Science, Innovation, Politics
Roger Pielke of University of Colorado, Boulder and Michael Levi from the Council of Foreign Affairs have been questioning the sufficiency of China’s efforts for years. Analysis of EIA data lends quantitative credence to their position.
Posted this on Joe's blog. He probably won't let it through because he hates serious alternatives to coal.*******************Well China got the memo. This nuclear technology is far less expensive, even cheaper than coal. China is on a path to replace coal with these green nukes.http://www.wired.com/ wiredscience/ 2011/ 02/ china-thorium-power/“China Takes Lead in Race for Clean Nuclear Power”“China has officially announced it will launch a program to develop a thorium-fueled molten-salt nuclear reactor, taking a crucial step towards shifting to nuclear power as a primary energy source.The project was unveiled at the annual Chinese Academy of Sciences conference in Shanghai last week, and reported in the Wen Hui Bao newspaper (Google English translation here).If the reactor works as planned, China may fulfill a long-delayed dream of clean nuclear energy. The United States could conceivably become dependent on China for next-generation nuclear technology. At the least, the United States could fall dramatically behind in developing green energy.”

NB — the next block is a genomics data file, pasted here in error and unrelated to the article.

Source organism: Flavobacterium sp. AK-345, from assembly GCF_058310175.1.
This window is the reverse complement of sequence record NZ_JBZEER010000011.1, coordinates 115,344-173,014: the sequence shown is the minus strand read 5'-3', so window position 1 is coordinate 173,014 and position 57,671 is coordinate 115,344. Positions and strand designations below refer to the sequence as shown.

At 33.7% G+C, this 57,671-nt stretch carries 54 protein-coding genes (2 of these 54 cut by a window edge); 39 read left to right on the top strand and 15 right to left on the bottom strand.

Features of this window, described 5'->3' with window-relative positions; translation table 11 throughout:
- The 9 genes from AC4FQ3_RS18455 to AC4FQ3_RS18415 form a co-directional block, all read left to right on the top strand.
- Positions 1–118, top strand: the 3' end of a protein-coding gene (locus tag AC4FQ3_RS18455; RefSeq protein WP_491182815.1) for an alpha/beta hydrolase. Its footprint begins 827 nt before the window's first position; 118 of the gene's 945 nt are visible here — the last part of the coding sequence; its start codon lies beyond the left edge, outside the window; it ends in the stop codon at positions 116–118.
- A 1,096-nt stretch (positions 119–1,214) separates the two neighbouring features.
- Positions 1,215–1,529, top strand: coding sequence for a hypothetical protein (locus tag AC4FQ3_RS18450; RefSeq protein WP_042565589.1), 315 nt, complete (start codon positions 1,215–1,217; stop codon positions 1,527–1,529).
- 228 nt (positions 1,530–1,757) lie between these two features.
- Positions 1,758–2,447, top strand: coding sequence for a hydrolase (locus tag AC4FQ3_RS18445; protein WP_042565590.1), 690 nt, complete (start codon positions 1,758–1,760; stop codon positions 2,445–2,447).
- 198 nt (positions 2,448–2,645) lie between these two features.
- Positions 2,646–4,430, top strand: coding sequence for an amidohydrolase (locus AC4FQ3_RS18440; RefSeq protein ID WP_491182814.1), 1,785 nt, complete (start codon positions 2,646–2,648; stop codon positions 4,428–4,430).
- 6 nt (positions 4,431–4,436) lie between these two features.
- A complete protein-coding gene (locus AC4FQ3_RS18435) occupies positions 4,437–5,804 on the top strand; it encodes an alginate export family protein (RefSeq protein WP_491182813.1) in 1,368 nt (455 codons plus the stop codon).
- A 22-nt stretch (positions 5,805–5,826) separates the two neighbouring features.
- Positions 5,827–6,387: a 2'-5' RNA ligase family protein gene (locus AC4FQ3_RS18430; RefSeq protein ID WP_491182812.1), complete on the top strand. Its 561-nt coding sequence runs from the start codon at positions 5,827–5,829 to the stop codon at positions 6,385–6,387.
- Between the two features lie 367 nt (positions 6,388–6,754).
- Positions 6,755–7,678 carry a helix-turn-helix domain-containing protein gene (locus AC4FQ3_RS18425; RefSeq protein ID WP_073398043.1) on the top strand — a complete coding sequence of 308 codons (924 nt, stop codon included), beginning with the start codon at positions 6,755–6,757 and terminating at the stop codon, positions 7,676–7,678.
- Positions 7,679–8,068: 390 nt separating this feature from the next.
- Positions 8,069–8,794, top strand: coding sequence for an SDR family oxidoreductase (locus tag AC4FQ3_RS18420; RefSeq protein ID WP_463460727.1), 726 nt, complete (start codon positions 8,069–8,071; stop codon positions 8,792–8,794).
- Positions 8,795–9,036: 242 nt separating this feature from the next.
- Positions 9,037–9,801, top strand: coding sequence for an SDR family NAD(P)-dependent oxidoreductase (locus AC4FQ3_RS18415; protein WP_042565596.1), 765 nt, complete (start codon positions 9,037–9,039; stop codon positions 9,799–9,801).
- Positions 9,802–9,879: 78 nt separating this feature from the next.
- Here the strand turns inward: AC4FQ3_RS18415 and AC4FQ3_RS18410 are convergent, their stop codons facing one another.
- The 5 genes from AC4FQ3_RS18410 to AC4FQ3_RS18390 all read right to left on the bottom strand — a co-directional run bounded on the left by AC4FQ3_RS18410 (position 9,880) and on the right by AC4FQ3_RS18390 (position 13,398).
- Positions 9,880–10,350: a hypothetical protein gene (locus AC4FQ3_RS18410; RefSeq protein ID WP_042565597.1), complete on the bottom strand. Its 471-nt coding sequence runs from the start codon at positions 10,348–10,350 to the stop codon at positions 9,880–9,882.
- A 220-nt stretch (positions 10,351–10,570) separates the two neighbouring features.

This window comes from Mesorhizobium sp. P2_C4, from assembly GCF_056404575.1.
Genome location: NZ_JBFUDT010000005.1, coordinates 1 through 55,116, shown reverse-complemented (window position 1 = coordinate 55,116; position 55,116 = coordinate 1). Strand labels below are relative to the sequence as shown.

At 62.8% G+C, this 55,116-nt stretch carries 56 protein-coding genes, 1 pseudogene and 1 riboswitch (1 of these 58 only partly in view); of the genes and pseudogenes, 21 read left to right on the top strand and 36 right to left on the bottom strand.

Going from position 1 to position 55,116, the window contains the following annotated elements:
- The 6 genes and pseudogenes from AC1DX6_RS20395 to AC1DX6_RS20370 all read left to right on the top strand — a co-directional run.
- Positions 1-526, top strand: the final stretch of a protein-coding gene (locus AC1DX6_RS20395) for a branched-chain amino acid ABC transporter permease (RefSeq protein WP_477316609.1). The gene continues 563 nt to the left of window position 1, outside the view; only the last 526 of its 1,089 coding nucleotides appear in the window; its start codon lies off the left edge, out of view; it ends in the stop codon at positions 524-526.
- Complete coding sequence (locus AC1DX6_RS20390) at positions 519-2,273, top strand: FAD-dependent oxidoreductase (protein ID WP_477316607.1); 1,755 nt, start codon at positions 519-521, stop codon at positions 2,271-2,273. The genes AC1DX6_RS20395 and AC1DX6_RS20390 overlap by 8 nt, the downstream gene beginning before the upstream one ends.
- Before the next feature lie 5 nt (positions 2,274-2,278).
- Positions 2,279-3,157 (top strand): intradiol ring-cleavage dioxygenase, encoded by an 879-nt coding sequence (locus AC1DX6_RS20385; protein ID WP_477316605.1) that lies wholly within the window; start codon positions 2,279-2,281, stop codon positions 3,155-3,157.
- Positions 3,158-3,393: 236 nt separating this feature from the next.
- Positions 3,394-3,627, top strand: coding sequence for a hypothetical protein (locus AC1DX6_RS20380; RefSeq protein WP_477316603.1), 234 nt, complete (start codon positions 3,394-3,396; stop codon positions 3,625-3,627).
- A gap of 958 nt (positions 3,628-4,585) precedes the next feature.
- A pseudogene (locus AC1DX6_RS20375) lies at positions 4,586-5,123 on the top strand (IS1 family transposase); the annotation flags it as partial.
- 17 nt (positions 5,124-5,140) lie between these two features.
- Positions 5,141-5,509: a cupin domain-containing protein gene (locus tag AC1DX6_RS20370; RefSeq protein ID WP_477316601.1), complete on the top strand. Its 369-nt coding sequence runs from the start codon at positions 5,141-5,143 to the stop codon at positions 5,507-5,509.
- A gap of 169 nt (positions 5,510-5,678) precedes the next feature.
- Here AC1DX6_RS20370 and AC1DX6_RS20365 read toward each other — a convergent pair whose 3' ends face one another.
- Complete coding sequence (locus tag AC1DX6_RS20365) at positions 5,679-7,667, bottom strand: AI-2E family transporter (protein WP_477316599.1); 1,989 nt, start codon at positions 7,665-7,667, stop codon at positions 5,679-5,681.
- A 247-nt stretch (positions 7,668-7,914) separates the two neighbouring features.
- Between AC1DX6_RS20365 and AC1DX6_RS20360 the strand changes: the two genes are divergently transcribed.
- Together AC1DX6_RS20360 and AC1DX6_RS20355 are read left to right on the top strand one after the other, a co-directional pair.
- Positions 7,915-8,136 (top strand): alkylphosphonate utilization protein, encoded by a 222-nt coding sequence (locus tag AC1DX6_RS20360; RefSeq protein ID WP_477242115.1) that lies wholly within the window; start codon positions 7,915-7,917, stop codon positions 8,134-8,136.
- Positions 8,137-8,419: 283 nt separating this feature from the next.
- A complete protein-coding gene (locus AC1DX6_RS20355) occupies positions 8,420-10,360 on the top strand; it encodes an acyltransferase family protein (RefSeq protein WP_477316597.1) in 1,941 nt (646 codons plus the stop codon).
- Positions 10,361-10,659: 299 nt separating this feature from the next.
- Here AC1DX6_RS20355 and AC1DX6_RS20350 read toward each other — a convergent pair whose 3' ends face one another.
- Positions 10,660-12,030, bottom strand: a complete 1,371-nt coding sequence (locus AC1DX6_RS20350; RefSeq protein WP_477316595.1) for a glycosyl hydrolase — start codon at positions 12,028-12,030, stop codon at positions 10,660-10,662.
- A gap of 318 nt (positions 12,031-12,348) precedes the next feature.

Those two sentences are mere decimal dust, rhetorically speaking.
... at least he used an ellipsis.
Romm's edit missed the phrase "data analysis" which nevertheless raises the question of attribution.The pure pettiness is flagrant.
Brian +1. Doesn't he realize that this sort of thing gets in the way of his being taken seriously? Being niggard about attributions is a rookie error; actually deleting them is middle-school-level petty.